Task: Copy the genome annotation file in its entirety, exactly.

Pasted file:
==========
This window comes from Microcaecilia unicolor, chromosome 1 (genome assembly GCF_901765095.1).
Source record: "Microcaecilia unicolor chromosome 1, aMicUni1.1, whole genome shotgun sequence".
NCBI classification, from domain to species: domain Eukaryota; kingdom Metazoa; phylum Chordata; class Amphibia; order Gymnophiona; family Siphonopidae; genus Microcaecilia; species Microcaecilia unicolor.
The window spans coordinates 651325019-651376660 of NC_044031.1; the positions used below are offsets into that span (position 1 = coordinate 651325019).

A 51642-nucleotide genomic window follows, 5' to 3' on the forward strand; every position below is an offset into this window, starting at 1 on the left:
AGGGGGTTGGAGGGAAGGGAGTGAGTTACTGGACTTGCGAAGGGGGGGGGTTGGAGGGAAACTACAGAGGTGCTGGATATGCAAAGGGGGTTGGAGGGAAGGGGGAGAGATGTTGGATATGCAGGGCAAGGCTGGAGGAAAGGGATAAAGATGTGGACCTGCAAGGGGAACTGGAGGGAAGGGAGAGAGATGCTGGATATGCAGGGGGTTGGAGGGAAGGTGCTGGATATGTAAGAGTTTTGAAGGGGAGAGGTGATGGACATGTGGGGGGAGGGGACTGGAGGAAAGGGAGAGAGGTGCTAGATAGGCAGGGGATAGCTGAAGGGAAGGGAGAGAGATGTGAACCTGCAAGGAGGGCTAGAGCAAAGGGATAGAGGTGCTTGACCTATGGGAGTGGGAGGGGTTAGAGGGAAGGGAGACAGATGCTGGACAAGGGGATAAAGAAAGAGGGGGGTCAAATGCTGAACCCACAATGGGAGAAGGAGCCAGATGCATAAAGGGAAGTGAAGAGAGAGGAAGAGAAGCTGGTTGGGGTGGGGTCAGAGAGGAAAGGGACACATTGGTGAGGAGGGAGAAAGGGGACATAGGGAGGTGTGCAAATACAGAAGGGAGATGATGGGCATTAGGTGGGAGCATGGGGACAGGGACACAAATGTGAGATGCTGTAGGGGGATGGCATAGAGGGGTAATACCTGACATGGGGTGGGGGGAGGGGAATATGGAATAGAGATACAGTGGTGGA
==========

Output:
This window comes from Microcaecilia unicolor, chromosome 1 (genome assembly GCF_901765095.1).
Source record: "Microcaecilia unicolor chromosome 1, aMicUni1.1, whole genome shotgun sequence".
NCBI classification, from domain to species: domain Eukaryota; kingdom Metazoa; phylum Chordata; class Amphibia; order Gymnophiona; family Siphonopidae; genus Microcaecilia; species Microcaecilia unicolor.
The window spans coordinates 651325019-651376660 of NC_044031.1; the positions used below are offsets into that span (position 1 = coordinate 651325019).

A 51642-nucleotide genomic window follows, 5' to 3' on the forward strand; every position below is an offset into this window, starting at 1 on the left:
AGGGGGTTGGAGGGAAGGGAGTGAGTTACTGGACTTGCGAAGGGGGGGGGTTGGAGGGAAACTACAGAGGTGCTGGATATGCAAAGGGGGTTGGAGGGAAGGGGGAGAGATGTTGGATATGCAGGGCAAGGCTGGAGGAAAGGGATAAAGATGTGGACCTGCAAGGGGAACTGGAGGGAAGGGAGAGAGATGCTGGATATGCAGGGGGTTGGAGGGAAGGTGCTGGATATGTAAGAGTTTTGAAGGGGAGAGGTGATGGACATGTGGGGGGAGGGGACTGGAGGAAAGGGAGAGAGGTGCTAGATAGGCAGGGGATAGCTGAAGGGAAGGGAGAGAGATGTGAACCTGCAAGGAGGGCTAGAGCAAAGGGATAGAGGTGCTTGACCTATGGGAGTGGGAGGGGTTAGAGGGAAGGGAGACAGATGCTGGACAAGGGGATAAAGAAAGAGGGGGGTCAAATGCTGAACCCACAATGGGAGAAGGAGCCAGATGCATAAAGGGAAGTGAAGAGAGAGGAAGAGAAGCTGGTTGGGGTGGGGTCAGAGAGGAAAGGGACACATTGGTGAGGAGGGAGAAAGGGGACATAGGGAGGTGTGCAAATACAGAAGGGAGATGATGGGCATTAGGTGGGAGCATGGGGACAGGGACACAAATGTGAGATGCTGTAGGGGGATGGCATAGAGGGGTAATACCTGACATGGGGTGGGGGGAGGGGAATATGGAATAGAGATACAGTGGTGGA